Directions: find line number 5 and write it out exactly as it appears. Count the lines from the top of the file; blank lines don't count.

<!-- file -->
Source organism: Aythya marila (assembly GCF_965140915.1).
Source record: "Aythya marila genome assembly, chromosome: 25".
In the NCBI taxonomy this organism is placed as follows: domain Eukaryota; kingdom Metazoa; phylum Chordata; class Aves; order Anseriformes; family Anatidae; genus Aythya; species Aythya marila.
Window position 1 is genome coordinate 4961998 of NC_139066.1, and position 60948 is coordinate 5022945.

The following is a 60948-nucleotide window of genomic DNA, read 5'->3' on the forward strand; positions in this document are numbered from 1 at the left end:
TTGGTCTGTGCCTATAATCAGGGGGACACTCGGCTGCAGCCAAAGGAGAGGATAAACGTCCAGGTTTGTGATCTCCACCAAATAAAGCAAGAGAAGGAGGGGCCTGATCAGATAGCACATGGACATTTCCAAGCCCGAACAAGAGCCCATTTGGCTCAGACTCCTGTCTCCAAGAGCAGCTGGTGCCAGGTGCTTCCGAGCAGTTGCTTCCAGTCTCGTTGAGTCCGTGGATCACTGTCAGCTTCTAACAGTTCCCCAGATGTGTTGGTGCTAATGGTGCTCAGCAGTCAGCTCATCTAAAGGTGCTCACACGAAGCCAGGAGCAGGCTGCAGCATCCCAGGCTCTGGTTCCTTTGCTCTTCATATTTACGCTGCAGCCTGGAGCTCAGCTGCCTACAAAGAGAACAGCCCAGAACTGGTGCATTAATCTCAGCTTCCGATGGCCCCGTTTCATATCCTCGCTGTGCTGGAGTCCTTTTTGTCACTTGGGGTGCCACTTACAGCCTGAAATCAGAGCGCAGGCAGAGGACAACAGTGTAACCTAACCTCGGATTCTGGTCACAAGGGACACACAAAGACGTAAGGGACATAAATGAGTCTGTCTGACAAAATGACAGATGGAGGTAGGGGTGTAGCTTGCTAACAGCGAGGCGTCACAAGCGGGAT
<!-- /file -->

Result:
The following is a 60948-nucleotide window of genomic DNA, read 5'->3' on the forward strand; positions in this document are numbered from 1 at the left end: